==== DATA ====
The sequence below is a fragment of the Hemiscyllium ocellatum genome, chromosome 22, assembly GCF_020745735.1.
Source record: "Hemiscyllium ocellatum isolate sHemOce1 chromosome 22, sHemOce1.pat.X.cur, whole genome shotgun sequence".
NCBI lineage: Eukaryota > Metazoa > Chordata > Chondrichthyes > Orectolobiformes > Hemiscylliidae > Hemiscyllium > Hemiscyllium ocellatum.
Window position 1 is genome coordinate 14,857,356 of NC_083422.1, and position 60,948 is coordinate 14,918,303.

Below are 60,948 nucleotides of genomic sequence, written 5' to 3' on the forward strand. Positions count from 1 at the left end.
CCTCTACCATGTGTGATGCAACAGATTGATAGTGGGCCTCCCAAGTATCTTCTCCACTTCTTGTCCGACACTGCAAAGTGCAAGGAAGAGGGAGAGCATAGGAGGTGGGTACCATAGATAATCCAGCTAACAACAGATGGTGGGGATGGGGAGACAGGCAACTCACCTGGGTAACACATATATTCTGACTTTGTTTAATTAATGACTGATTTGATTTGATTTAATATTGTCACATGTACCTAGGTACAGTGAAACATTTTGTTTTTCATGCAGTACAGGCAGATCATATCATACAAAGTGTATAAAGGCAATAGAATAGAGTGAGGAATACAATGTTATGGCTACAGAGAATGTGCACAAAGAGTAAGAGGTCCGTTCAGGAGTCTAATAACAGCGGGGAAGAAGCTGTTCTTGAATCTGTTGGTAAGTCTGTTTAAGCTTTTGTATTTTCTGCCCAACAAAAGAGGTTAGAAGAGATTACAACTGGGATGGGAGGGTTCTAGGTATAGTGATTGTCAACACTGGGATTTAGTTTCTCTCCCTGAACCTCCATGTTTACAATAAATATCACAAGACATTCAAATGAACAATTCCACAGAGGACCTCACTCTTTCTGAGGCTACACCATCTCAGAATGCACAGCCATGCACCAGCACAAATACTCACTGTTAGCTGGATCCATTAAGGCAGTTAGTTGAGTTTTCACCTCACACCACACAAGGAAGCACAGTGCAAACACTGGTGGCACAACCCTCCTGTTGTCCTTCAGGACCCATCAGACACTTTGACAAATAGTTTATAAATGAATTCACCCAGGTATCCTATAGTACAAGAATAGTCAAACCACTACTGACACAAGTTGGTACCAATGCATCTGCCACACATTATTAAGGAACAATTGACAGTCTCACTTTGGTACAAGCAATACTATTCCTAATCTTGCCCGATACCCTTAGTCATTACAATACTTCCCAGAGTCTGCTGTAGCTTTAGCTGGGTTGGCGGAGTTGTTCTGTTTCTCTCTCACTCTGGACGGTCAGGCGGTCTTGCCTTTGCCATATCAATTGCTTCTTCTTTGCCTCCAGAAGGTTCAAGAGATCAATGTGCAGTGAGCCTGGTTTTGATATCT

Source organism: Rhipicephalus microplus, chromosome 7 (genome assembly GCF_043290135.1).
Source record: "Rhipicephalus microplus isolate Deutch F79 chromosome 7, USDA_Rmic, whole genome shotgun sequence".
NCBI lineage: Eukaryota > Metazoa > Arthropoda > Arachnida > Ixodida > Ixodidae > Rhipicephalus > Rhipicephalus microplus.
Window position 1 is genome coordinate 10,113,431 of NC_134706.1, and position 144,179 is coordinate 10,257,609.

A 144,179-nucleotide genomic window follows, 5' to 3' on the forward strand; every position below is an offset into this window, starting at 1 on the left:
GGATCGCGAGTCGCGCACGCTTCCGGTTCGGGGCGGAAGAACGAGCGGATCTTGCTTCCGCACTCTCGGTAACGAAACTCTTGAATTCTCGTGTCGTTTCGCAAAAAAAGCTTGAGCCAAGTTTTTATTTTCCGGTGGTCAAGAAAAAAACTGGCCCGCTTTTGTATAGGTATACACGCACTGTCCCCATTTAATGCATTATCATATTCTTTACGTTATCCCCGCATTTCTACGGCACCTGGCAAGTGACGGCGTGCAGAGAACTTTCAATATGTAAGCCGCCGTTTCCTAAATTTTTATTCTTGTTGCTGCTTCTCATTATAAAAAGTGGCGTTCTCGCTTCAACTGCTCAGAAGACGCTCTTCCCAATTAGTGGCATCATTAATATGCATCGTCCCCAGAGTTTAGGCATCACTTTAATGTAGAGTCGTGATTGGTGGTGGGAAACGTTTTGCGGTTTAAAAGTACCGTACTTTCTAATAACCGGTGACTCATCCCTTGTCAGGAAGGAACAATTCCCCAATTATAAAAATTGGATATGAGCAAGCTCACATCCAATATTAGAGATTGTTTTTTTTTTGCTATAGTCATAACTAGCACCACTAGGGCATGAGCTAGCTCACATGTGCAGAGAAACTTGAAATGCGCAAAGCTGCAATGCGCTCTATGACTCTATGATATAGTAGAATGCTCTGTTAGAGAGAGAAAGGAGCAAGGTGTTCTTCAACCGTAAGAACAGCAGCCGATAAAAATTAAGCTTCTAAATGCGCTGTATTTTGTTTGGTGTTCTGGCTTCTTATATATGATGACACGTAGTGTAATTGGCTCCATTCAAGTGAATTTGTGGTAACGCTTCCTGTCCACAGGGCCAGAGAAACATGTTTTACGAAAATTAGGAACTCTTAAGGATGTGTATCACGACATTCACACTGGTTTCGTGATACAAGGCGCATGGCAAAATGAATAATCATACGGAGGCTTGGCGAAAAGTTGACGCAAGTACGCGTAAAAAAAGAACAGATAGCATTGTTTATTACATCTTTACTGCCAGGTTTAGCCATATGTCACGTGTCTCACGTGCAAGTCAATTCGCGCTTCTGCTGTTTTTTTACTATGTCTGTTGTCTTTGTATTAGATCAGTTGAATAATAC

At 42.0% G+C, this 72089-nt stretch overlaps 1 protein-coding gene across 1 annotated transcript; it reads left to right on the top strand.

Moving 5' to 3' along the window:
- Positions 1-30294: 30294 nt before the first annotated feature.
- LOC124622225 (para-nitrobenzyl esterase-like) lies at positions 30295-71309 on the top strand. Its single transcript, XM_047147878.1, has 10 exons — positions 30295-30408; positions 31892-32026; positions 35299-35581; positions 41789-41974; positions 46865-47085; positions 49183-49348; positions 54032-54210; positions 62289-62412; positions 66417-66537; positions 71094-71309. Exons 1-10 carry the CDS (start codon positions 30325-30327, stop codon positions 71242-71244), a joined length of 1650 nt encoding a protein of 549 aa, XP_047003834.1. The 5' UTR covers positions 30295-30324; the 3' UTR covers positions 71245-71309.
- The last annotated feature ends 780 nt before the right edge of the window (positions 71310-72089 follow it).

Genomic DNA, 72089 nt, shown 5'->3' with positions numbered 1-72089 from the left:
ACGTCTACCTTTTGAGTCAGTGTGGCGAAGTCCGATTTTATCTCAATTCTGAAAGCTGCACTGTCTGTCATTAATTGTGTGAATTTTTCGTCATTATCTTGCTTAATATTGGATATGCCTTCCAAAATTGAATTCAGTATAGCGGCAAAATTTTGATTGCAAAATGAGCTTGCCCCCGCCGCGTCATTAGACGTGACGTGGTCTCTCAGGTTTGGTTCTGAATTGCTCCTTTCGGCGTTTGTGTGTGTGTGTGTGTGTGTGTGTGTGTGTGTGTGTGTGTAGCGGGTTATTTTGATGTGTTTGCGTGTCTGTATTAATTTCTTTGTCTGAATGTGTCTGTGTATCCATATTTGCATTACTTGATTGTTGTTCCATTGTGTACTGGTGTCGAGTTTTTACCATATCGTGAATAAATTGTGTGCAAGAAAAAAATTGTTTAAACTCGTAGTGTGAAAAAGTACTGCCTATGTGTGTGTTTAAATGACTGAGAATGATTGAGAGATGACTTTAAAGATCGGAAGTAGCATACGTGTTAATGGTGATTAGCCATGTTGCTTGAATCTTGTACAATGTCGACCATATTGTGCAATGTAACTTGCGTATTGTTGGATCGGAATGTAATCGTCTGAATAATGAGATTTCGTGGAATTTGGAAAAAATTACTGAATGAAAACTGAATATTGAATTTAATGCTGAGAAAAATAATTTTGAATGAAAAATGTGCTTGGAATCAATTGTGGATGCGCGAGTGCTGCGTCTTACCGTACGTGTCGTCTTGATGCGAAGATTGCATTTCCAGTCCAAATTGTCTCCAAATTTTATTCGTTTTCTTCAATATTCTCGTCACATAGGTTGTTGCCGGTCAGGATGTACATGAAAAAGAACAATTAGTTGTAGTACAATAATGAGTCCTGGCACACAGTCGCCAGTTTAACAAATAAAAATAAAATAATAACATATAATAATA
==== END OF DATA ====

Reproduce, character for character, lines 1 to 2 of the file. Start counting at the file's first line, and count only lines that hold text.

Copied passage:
The sequence below is a fragment of the Hemiscyllium ocellatum genome, chromosome 22, assembly GCF_020745735.1.
Source record: "Hemiscyllium ocellatum isolate sHemOce1 chromosome 22, sHemOce1.pat.X.cur, whole genome shotgun sequence".